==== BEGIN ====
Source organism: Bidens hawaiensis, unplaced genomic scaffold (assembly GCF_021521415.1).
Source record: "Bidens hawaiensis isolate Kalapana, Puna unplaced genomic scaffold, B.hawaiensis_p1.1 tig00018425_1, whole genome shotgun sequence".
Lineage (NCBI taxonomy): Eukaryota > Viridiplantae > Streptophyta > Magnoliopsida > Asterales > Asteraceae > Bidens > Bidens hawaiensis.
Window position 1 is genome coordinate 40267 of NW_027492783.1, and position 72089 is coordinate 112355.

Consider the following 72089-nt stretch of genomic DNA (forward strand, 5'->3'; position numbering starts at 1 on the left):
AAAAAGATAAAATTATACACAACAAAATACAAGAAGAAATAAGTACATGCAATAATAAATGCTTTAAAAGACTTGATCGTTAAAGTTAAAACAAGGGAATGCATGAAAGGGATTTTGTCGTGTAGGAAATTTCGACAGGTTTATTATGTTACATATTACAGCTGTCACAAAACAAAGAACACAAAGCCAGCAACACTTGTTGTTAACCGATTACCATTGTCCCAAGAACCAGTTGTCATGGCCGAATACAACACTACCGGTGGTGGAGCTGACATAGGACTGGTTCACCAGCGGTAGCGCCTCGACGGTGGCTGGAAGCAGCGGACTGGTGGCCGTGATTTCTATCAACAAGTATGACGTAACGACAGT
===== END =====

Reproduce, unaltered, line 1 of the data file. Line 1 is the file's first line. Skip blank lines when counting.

Source organism: Bidens hawaiensis, unplaced genomic scaffold (assembly GCF_021521415.1).